By Jill Heink
Higher Order Multiples Coordinator
All parents feel anxious at times about their children's health, but for HOM parents, the anxiety factor is often multiplied by more than just the number of babies. The majority of higher order multiples (triplets, quads, quints, and more) are born prior to 32 weeks gestation, weigh generally less than 2,500 grams (5.5 lbs.), and need to stay in the neonatal intensive care unit from a few days to a significantly longer amount of time. So it's usually a delicate start for most HOM babies, and their parents definitely need to be on alert and have a plan when these babies develop colds, fevers, coughing, and so on. Fortunately, modern medicine continues to help parents with these scary situations. Following are some health issues that parents need to think about - as always, consult your own doctor with your family's questions and concerns:
RSV - this is a respiratory virus that comes on like a cold but can cause a serious lung infection, especially in preemies. RSV is very common - most children have had it by the time they're two - and it is very contagious. When one multiple contracts RSV, there is a very high probability that the other multiples will also come down with it. Synagis is a medication approved about 10 years ago for preventing RSV in high-risk infants. All HOM parents should at least discuss Synagis therapy during the cold and flu season with their pediatricians and decide if their children should receive it. For more information, check out the website at www.rsvprotection.com.
Flu - this is another common and very unwelcome virus that is very dangerous for young children (and others). Again, when a family has several young children all the same age, the flu can spread rapidly through the family and quickly make everyone very sick. Parents are probably aware that flu shots are available each year, may not know that the Center for Disease Control now recommends flu shots for children aged six months through their 5th birthday (www.cdc.gov/flu/protect/keyfacts.htm). My local club discussed this very issue on our online user group network at the beginning of the flu season last year - some parents were worried about the flu shot causing the flu in their young children. The flu shot made in the U.S. is made from an influenza virus which has been killed, so people cannot catch the flu from receiving the shot. However, because the nasal spray flu vaccine is made from live viruses, it may cause mild flu-like symptoms. Again, discuss all concerns with you family doctor.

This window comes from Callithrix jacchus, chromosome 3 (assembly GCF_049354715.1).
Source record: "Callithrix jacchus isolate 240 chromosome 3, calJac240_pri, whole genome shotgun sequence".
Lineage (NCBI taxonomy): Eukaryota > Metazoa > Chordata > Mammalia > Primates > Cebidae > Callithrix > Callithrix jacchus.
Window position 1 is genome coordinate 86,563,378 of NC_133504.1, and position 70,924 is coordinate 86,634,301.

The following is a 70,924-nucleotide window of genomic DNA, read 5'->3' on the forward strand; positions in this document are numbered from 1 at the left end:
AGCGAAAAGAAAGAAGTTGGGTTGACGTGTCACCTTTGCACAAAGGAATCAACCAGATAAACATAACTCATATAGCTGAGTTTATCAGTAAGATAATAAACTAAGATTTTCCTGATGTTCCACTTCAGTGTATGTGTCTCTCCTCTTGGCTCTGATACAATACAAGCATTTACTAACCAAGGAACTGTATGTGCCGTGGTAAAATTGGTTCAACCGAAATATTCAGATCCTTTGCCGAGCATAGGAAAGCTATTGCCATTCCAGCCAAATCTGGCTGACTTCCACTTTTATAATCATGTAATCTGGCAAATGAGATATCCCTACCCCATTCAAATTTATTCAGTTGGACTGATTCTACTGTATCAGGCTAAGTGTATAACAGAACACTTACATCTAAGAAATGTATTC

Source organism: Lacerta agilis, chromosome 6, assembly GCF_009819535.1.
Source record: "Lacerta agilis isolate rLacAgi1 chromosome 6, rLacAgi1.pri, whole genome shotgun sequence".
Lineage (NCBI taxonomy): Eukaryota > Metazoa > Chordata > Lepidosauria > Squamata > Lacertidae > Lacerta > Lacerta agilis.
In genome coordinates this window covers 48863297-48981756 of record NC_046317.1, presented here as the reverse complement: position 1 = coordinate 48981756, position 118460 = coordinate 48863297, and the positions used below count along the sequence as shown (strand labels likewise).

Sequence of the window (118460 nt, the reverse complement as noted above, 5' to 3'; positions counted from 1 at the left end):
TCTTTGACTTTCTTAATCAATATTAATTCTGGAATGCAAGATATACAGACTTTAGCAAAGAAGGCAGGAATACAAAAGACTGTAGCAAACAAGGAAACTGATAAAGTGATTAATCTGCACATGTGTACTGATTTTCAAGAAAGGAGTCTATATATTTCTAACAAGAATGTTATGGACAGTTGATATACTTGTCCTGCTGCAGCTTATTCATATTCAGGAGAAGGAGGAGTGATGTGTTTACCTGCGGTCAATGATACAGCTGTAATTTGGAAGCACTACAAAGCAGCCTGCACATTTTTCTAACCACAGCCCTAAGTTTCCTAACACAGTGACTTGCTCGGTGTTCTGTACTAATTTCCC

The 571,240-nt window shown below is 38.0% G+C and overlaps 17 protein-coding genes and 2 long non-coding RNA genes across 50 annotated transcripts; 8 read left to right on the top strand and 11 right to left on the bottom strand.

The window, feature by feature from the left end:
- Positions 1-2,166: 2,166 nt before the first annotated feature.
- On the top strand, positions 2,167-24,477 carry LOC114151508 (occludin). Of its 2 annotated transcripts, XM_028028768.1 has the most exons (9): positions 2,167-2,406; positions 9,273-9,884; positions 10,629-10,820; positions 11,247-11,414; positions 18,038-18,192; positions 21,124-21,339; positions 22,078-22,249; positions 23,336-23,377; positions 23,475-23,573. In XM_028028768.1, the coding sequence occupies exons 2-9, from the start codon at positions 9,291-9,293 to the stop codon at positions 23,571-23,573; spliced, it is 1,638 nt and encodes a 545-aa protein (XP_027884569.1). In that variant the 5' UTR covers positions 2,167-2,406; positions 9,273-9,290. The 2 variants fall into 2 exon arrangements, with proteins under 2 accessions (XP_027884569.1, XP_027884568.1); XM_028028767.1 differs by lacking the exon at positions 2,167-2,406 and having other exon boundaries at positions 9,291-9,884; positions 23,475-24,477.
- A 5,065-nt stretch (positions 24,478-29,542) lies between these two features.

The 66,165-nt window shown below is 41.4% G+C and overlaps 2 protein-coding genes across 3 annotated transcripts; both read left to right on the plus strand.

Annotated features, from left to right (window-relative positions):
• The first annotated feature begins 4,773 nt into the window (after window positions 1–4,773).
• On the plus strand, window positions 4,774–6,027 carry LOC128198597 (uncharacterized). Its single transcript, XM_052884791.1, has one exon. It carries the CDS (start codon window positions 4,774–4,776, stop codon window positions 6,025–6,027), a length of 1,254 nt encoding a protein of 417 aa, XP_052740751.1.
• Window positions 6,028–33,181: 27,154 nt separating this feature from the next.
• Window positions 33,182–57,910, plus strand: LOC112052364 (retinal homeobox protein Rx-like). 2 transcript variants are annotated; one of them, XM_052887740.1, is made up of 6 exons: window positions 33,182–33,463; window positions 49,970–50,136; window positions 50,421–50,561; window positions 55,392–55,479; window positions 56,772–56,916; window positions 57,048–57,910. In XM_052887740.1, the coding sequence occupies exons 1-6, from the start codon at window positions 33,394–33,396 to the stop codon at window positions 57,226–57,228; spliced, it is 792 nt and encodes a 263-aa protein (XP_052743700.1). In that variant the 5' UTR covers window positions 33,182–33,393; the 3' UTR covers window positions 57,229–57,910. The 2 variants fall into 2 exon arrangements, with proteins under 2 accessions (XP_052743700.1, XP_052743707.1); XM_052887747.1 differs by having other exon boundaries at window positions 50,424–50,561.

Vaccinations - immunization against disease is one of the greatest achievements of all time. Small groups of people have raised concerns about the quality of or even the need for vaccinations as more diseases are evidently becoming eradicated, but studies are showing that the benefits of vaccination far outweigh the risks. Again, the CDC is a good source of information at www.cdc.gov/Nip/publications/fs/gen/Why.htm. Should parents request the chicken pox vaccine? Definitely - chicken pox can be fatal (although this is very rare), and having chicken pox also increases the chance that an individual will contract shingles later in life.
Then, of course, there are the good habits we learn in school, in Scouts, on Sesame Street - remind your family to wash their hands frequently, eat properly, drink lots of water, get lots of rest, etc.
Even with the best practice, however, kids are going to get sick, so plan now how you're going to handle the worst case scenarios: everyone (including you) sick at one time, one or more babies getting sick late at night or on the weekend, etc. Talk to your doctor ahead of time about when it's time to go to the doctor's office or the emergency room. Have a backup plan in place for when you may need to call someone to care for the other children if you have to leave quickly with one or more. As always, keep a happy thought: we're heading out of the cold and flu season and into the warmer months - start thinking about picking up some fresh sunscreen!